Senior cat food – do old cats need special food?
Cats who are approx. 10 to 12 years of age can be considered seniors. But does an older cat instantly require cat food for seniors as soon as it hits the age of 10? Let us preface this by saying that it is not only the age of the cat that’s pivotal in deciding whether your feline friend is a senior, but also the breed, the level of daily activity and most importantly the state of health.
Is senior cat food necessary for cats?
Senior cats, in general, don’t need special senior food, even if this is a persistent belief. Older but healthy cats can continue to eat the cat food they are used to and love without any problems, as long as it is adjusted to their needs. Cats are creatures of habit, and routines are especially important to them in their advanced years. Therefore, a switch to a senior cat food is unnecessary and should be avoided if possible. After all, it’s not only the cat’s age that matters. Instead, the cat’s physical condition, state of health, and activity level determine whether it should be given special food for elderly cats.
- State of health
- Overweight or underweight
The needs of cats also frequently change as they age. Many house cats become calmer as they get older and are less active than they were in their youth. In addition to changes in hormones, a cat’s metabolism also slows down and they lose muscle mass. If no changes are made to their food, their body fat may increase and they may become obese, which can in turn foster age-related diseases (e.g. diabetes mellitus) in cats. In this case, a change to a calorie-reduced and high-quality food such as MeatCrisp Sterilised is completely sufficient to feed the aging cat in a species-appropriate and needs-oriented way.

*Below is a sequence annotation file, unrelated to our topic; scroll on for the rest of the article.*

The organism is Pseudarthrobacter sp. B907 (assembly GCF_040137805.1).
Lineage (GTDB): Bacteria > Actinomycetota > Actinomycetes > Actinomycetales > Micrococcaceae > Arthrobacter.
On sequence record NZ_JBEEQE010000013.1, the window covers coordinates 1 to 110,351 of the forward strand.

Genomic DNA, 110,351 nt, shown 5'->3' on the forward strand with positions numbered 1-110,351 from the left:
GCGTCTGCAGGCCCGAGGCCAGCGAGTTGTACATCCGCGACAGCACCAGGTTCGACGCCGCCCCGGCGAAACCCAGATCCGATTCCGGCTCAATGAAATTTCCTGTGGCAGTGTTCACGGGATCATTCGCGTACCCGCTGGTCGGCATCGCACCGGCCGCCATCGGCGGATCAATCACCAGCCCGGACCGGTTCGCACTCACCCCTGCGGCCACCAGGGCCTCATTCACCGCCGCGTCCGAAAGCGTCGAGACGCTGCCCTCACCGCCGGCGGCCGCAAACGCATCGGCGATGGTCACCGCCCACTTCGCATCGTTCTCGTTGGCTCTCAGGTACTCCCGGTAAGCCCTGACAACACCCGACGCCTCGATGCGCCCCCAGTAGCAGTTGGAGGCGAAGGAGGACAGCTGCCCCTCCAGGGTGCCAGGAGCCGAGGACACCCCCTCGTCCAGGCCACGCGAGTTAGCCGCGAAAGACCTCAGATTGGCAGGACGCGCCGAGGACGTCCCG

Low bodyweight is also a common issue among old cats because various factors, such as dental problems or a poor sense of smell and taste, can negatively impact their appetite. It is therefore important for you to first know what the ideal weight ofyour cat is in order to spot any deviations here. Knowing this can give you first insights into the health of your feline friend and let you choose the right cat food. If you are not sure and need to diagnose your senior cat’s state of health, it’s always best to seek advice from a veterinarian.
When do you give senior food to a cat?
Older cats may be more susceptible to some illnesses than young cats. For this reason, it’s important to have a vet check your house cat’s state of health on a regular basis as it gets into its older years. You can do this, for example, when it gets its yearly shot during its general check-up. If you notice any changes in your cat’s urine and defecation or food intake or drinking behaviour, it is important to have this clarified by a veterinarian. If the health circumstances of your cat require it, a change to a special food must be made in consultation with the vet. But if your senior cat is still fit and healthy, it does not need a special senior food.